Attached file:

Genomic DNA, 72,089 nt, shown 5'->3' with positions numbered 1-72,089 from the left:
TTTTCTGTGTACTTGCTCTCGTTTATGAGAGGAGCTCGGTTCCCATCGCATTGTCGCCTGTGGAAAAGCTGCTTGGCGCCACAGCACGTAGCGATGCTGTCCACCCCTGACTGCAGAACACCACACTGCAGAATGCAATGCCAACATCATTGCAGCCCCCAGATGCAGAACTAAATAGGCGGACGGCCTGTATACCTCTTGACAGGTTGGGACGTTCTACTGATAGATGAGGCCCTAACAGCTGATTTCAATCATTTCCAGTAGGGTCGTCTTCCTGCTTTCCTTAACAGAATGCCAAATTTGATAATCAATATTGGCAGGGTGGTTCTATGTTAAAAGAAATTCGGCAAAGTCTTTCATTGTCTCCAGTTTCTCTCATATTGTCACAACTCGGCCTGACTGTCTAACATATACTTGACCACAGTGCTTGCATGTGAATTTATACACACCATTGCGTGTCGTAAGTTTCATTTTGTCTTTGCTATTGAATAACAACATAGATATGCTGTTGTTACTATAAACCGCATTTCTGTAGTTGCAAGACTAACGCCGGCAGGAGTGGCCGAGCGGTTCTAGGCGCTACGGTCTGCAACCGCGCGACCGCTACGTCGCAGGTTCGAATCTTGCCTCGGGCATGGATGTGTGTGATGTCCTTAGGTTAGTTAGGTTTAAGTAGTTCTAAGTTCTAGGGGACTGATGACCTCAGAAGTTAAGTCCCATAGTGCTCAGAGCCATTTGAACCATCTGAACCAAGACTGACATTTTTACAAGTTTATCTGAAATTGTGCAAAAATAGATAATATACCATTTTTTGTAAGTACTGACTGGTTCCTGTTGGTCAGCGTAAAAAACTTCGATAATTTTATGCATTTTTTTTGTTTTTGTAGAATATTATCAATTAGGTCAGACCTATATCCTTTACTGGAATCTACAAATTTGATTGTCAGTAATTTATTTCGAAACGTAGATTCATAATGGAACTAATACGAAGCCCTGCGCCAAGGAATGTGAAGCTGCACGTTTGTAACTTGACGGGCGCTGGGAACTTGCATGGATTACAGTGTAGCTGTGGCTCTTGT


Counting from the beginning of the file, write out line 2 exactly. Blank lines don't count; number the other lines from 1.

TTTTCTGTGTACTTGCTCTCGTTTATGAGAGGAGCTCGGTTCCCATCGCATTGTCGCCTGTGGAAAAGCTGCTTGGCGCCACAGCACGTAGCGATGCTGTCCACCCCTGACTGCAGAACACCACACTGCAGAATGCAATGCCAACATCATTGCAGCCCCCAGATGCAGAACTAAATAGGCGGACGGCCTGTATACCTCTTGACAGGTTGGGACGTTCTACTGATAGATGAGGCCCTAACAGCTGATTTCAATCATTTCCAGTAGGGTCGTCTTCCTGCTTTCCTTAACAGAATGCCAAATTTGATAATCAATATTGGCAGGGTGGTTCTATGTTAAAAGAAATTCGGCAAAGTCTTTCATTGTCTCCAGTTTCTCTCATATTGTCACAACTCGGCCTGACTGTCTAACATATACTTGACCACAGTGCTTGCATGTGAATTTATACACACCATTGCGTGTCGTAAGTTTCATTTTGTCTTTGCTATTGAATAACAACATAGATATGCTGTTGTTACTATAAACCGCATTTCTGTAGTTGCAAGACTAACGCCGGCAGGAGTGGCCGAGCGGTTCTAGGCGCTACGGTCTGCAACCGCGCGACCGCTACGTCGCAGGTTCGAATCTTGCCTCGGGCATGGATGTGTGTGATGTCCTTAGGTTAGTTAGGTTTAAGTAGTTCTAAGTTCTAGGGGACTGATGACCTCAGAAGTTAAGTCCCATAGTGCTCAGAGCCATTTGAACCATCTGAACCAAGACTGACATTTTTACAAGTTTATCTGAAATTGTGCAAAAATAGATAATATACCATTTTTTGTAAGTACTGACTGGTTCCTGTTGGTCAGCGTAAAAAACTTCGATAATTTTATGCATTTTTTTTGTTTTTGTAGAATATTATCAATTAGGTCAGACCTATATCCTTTACTGGAATCTACAAATTTGATTGTCAGTAATTTATTTCGAAACGTAGATTCATAATGGAACTAATACGAAGCCCTGCGCCAAGGAATGTGAAGCTGCACGTTTGTAACTTGACGGGCGCTGGGAACTTGCATGGATTACAGTGTAGCTGTGGCTCTTGT